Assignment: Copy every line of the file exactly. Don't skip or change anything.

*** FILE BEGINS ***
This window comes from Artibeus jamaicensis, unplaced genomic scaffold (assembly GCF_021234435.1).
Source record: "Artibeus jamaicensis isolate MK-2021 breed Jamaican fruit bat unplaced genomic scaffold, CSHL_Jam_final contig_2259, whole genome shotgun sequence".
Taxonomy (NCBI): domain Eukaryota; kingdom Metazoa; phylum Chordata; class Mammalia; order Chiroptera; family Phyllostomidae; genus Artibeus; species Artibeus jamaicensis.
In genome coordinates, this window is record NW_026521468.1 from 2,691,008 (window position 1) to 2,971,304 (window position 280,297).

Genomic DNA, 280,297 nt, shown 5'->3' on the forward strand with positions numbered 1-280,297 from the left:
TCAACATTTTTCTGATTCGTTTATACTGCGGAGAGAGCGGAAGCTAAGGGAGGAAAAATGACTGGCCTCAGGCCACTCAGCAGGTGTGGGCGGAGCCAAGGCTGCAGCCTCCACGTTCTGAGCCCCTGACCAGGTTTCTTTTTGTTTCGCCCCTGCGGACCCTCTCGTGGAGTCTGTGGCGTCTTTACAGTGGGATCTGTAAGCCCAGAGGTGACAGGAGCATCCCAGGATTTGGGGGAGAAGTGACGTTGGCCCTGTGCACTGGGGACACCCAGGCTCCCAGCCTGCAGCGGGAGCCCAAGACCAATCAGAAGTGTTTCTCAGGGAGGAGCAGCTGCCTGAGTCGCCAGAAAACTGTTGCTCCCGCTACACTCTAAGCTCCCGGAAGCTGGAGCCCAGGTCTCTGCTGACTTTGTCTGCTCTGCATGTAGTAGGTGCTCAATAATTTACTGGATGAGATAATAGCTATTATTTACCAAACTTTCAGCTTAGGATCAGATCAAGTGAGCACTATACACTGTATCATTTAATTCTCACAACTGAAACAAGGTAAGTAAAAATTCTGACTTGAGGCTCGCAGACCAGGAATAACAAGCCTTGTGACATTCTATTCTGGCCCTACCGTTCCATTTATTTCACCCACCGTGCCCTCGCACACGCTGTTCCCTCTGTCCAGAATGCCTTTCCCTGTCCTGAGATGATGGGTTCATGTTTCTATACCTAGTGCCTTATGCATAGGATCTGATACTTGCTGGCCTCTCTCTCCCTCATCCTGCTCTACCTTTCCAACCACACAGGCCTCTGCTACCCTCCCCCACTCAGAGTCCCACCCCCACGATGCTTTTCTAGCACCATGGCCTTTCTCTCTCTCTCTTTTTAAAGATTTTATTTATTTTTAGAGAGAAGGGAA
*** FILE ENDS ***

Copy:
This window comes from Artibeus jamaicensis, unplaced genomic scaffold (assembly GCF_021234435.1).
Source record: "Artibeus jamaicensis isolate MK-2021 breed Jamaican fruit bat unplaced genomic scaffold, CSHL_Jam_final contig_2259, whole genome shotgun sequence".
Taxonomy (NCBI): domain Eukaryota; kingdom Metazoa; phylum Chordata; class Mammalia; order Chiroptera; family Phyllostomidae; genus Artibeus; species Artibeus jamaicensis.
In genome coordinates, this window is record NW_026521468.1 from 2,691,008 (window position 1) to 2,971,304 (window position 280,297).

Genomic DNA, 280,297 nt, shown 5'->3' on the forward strand with positions numbered 1-280,297 from the left:
TCAACATTTTTCTGATTCGTTTATACTGCGGAGAGAGCGGAAGCTAAGGGAGGAAAAATGACTGGCCTCAGGCCACTCAGCAGGTGTGGGCGGAGCCAAGGCTGCAGCCTCCACGTTCTGAGCCCCTGACCAGGTTTCTTTTTGTTTCGCCCCTGCGGACCCTCTCGTGGAGTCTGTGGCGTCTTTACAGTGGGATCTGTAAGCCCAGAGGTGACAGGAGCATCCCAGGATTTGGGGGAGAAGTGACGTTGGCCCTGTGCACTGGGGACACCCAGGCTCCCAGCCTGCAGCGGGAGCCCAAGACCAATCAGAAGTGTTTCTCAGGGAGGAGCAGCTGCCTGAGTCGCCAGAAAACTGTTGCTCCCGCTACACTCTAAGCTCCCGGAAGCTGGAGCCCAGGTCTCTGCTGACTTTGTCTGCTCTGCATGTAGTAGGTGCTCAATAATTTACTGGATGAGATAATAGCTATTATTTACCAAACTTTCAGCTTAGGATCAGATCAAGTGAGCACTATACACTGTATCATTTAATTCTCACAACTGAAACAAGGTAAGTAAAAATTCTGACTTGAGGCTCGCAGACCAGGAATAACAAGCCTTGTGACATTCTATTCTGGCCCTACCGTTCCATTTATTTCACCCACCGTGCCCTCGCACACGCTGTTCCCTCTGTCCAGAATGCCTTTCCCTGTCCTGAGATGATGGGTTCATGTTTCTATACCTAGTGCCTTATGCATAGGATCTGATACTTGCTGGCCTCTCTCTCCCTCATCCTGCTCTACCTTTCCAACCACACAGGCCTCTGCTACCCTCCCCCACTCAGAGTCCCACCCCCACGATGCTTTTCTAGCACCATGGCCTTTCTCTCTCTCTCTTTTTAAAGATTTTATTTATTTTTAGAGAGAAGGGAA